Pietersheim Castle, locally known as Kasteel Pietersheim, lies in the village of Lanaken, in the Limburg province in the Flemish region in Belgium.
Archaeological evidence showes that there has been a castle at this site since the end of the 11th century. Pietersheim Castle was first mentioned in 1292. At that time the castle would have had a circular rampart circled by a moat. In 1378 that castle was destroyed by troops from Tongeren and the Prince-Bishopric of Liège.
It was rebuilt and strengthened resulting in a circular rampart with up to 3 concentric moats circling it, a bailey, a chapel and fortified entrances. The Van Merode family acquired the castle in 1449 and enlarged it; adding a kitchen wing and a corps de logis. Although the early-medieval parts of the castle had deteriorated, they also strenghtened it by building 2 casemates.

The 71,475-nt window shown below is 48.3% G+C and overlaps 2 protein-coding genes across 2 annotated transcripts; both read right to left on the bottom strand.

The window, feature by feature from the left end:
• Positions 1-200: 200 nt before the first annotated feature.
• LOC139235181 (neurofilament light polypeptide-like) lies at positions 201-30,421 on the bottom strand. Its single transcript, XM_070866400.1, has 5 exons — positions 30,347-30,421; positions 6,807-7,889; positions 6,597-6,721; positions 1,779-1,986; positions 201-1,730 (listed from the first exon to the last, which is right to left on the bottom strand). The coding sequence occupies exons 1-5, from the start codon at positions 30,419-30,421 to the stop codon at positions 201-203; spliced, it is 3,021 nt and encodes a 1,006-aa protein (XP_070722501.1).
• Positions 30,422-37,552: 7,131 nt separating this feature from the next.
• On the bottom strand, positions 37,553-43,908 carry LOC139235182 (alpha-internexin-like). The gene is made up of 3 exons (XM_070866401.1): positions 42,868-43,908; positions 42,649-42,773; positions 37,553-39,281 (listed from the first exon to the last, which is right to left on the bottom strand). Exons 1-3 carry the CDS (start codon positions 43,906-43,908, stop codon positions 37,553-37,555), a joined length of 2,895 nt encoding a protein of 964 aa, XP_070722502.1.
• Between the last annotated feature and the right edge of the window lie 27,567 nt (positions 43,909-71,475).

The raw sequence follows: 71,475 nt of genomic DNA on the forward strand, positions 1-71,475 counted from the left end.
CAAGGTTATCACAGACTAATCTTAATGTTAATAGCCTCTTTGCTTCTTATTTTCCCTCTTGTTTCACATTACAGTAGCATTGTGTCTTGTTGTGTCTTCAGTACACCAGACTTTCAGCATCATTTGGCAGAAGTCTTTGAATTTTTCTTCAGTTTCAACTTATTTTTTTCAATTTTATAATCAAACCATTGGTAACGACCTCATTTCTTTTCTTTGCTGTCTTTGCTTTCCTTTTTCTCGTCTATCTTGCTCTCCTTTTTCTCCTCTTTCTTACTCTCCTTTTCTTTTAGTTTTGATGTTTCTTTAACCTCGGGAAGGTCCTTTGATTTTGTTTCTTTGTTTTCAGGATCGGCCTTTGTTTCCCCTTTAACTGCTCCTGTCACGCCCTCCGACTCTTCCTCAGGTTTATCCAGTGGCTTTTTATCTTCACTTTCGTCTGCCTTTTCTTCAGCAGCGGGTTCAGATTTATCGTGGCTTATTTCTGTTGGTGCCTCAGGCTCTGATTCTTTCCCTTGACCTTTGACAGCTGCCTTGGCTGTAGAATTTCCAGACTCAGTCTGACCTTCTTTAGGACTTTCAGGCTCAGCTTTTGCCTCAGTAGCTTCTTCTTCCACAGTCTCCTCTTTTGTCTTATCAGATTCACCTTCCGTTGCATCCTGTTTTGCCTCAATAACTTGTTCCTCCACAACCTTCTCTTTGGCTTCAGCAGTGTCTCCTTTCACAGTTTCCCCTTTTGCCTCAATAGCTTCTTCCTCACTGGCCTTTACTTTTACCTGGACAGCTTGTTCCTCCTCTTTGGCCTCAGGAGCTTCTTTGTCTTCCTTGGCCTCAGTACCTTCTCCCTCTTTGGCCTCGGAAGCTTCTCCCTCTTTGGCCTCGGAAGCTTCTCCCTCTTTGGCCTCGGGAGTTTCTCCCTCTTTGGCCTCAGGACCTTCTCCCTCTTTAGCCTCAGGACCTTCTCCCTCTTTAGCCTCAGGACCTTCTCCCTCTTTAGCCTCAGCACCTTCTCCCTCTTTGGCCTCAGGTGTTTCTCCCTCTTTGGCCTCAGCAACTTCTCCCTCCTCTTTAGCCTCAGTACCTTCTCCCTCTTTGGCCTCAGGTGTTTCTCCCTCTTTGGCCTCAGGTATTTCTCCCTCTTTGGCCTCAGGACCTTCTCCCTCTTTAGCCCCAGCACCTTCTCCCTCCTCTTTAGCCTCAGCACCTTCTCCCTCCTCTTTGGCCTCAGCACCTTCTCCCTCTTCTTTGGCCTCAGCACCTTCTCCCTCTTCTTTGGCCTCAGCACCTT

In 1569 Pietersheim Castle was besieged by the pro-Spanish, cardinal bishop Gerard van Groesbeeck. In 1579 the castle was taken by Alexander Farnese, Duke of Parma and Governor of the Spanish Netherlands. He then established his headquarters in the castle for the Siege of Maastricht.
The Prince-Bishop of Liège ordered the demolition of all defensive elements of the castle in 1670, after which the castle fell in disrepair. This caused part of the corps de logis to collapse in 1720.
In 1792 a new castle was built on the bailey. In 1836 the old medieval castle burned down and afterwards its remains were demolished. The new castle from 1792 also burned down in 1909. On its remains again a new castle was built in 1910, only to burn down again in 1920. The castle was again rebuilt in 1926. This is the neoclassical castle that we see today, next to the ruins of the medieval castle.
At present Pietersheim Castle can freely be visited during opening hours. a nice castle ruin, even though there is not much to see inside. The neoclassical castle houses a hotel-restaurant.